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'Saurav Did The Right Thing'

'Saurav Did The Right Thing'

'Ganguly was right in fielding after winning the toss (in the World Cup final). The conditions were helpful for the bowlers, but they simply did not click. It is not fair to blame the captain,' says the legendary all-rounder

Joining the debate on whether India should have batted or fielded first in the World Cup final, legendary all-rounder Ian Botham said captain Saurav Ganguly had done the "right thing" by opting to field but his bowlers failed to deliver.

"Ganguly did the right thing by fielding after winning the toss. The conditions were helpful for the bowlers, but they simply did not click. It is not fair to blame the captain," Botham told reporters in the Capital.

"I feel sorry for Ganguly. He did all the right things but his boys could not do it in the final. The Indians played very well in the World Cup," Botham said.

Botham, here in connection with the Hero Indian Sports Academy awards, said the Indians would have found it difficult to conquer the Australians "who have maintained very high standards".

"No one's as good as the Aussies. They have been playing very well and it is not easy to beat them," Botham, considered one of the greatest all-rounders, said.

Botham, who scored 5200 runs and claimed 383 wickets in 102 Tests, was critical of the World Cup format, saying it was much too long to sustain the interest of fans.

"I think it was two weeks too long. Too many things were already decided at the Super Six stage, which is quite a shame really. These things need to be looked into," he said.

He also criticised the International Cricket Council for not having taken the Zimbabwe boycott issue into account much before the event which resulted in the premature exit of some of the strong teams.

Botham said the Robert Mugabe regime had not changed for the last three years and the administrators should have taken all these factors into consideration.

"To boycott matches was a political decision, but it did affect the players. All these things should have been sorted out a few months if not years before the event. Is that a true World Cup?" he asked.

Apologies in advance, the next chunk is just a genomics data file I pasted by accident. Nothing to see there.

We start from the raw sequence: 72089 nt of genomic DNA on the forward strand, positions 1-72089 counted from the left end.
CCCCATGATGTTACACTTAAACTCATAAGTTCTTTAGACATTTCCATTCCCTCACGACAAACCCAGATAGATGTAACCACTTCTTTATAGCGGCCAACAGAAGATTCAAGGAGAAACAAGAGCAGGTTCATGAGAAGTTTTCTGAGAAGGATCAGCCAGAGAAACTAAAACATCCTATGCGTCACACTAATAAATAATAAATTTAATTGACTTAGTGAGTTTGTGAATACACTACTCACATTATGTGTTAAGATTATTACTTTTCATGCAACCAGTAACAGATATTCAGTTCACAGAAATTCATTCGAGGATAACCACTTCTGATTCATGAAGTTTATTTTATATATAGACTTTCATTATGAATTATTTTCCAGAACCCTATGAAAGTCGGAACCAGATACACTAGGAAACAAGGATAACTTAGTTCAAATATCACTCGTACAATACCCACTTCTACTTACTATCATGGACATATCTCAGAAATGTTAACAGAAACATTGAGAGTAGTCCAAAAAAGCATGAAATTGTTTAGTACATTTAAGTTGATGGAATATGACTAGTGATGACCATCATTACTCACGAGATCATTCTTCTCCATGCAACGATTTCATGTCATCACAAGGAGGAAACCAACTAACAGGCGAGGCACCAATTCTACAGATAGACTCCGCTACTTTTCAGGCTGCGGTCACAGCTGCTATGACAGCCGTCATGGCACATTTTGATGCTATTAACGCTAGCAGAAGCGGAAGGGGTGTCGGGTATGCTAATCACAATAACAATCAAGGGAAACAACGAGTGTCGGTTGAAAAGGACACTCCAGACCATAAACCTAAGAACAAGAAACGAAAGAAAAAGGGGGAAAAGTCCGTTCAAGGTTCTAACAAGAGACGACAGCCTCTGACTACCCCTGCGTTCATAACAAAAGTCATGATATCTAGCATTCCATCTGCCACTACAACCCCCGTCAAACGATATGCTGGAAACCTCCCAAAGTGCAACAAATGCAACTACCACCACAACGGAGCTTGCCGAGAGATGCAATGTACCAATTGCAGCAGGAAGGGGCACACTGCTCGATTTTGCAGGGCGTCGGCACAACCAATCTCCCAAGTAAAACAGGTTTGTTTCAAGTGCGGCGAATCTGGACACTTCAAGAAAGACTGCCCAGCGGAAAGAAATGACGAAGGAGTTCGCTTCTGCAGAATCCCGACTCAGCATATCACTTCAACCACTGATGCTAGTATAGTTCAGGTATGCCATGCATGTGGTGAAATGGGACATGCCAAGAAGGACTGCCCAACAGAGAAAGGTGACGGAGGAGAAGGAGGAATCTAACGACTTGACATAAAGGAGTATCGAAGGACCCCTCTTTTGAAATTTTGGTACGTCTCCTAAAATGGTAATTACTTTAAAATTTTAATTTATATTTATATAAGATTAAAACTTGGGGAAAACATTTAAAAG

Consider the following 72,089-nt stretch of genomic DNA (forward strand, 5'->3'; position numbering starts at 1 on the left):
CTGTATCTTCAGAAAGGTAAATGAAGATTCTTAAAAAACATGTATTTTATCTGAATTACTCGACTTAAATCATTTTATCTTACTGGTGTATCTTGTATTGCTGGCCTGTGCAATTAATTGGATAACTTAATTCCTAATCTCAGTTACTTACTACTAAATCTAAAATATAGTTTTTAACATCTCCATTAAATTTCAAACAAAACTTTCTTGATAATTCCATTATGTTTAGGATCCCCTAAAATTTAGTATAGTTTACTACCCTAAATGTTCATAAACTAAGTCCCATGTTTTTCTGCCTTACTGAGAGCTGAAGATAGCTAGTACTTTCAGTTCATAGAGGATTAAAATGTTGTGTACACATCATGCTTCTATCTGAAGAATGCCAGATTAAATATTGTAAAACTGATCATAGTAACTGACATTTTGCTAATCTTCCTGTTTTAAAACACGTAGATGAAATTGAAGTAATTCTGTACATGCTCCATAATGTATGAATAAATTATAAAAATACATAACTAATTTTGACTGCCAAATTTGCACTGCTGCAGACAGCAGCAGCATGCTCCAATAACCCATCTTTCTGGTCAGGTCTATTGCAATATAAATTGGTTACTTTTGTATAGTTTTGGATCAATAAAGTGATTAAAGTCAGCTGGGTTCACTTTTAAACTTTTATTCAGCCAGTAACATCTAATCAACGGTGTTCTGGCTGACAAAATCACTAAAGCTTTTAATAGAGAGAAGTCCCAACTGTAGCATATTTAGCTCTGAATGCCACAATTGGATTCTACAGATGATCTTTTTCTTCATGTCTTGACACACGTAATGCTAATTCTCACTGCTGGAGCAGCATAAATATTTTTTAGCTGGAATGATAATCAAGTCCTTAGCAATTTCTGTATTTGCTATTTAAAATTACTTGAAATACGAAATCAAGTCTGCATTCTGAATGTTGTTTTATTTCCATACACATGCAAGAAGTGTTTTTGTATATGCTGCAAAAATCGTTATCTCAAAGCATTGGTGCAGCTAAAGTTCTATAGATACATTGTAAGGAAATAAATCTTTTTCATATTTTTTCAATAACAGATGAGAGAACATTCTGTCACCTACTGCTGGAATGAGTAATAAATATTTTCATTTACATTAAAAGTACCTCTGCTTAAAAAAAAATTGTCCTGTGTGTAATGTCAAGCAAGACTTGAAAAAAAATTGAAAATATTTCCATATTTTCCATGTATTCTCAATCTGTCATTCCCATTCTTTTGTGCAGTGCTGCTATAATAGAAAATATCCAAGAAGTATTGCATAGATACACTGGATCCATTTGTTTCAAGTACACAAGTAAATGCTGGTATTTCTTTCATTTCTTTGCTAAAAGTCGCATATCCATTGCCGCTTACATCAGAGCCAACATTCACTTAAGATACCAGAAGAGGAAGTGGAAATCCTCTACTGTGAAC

Asked to comment on England's failure to make it to the Super Six stage of the World Cup, the former captain said the selectors were now looking ahead and that was the only way to rebuild the team.

"Nasser (Hussain) has stepped down and the only way to move forward is to have a new captain with new ideas. Nasser had done a wonderful job, but I think it is important to have a new captain. We have to prepare for the 2007 World Cup," he said.

On reports that Michael Vaughan was tipped to be named the new England captain, Botham said "He is currently one of the best batsmen in the world. I am sure he will be able to do the job".

Botham, who played most of his cricket at a time when three other great all-rounders -- Kapil Dev, Imran Khan and Richard Hadlee -- were also on the scene, said that most of the teams lacked quality all-rounders at the moment.

"That was a great period when we had so many quality all-rounders. I don't think it will be easy to find players of that quality. It so happened that they came together."

Botham rated Sachin Tendulkar as the best batsman in contemporary cricket but felt Vaughan's current form could prompt many to consider him as the best "in-form" batsman now.

On how he was coping with life after retirement, Botham jokingly said "no more body aches. I have been having a good time, playing golf and fishing. I have also been doing commentary for Sky Sports."

PTI

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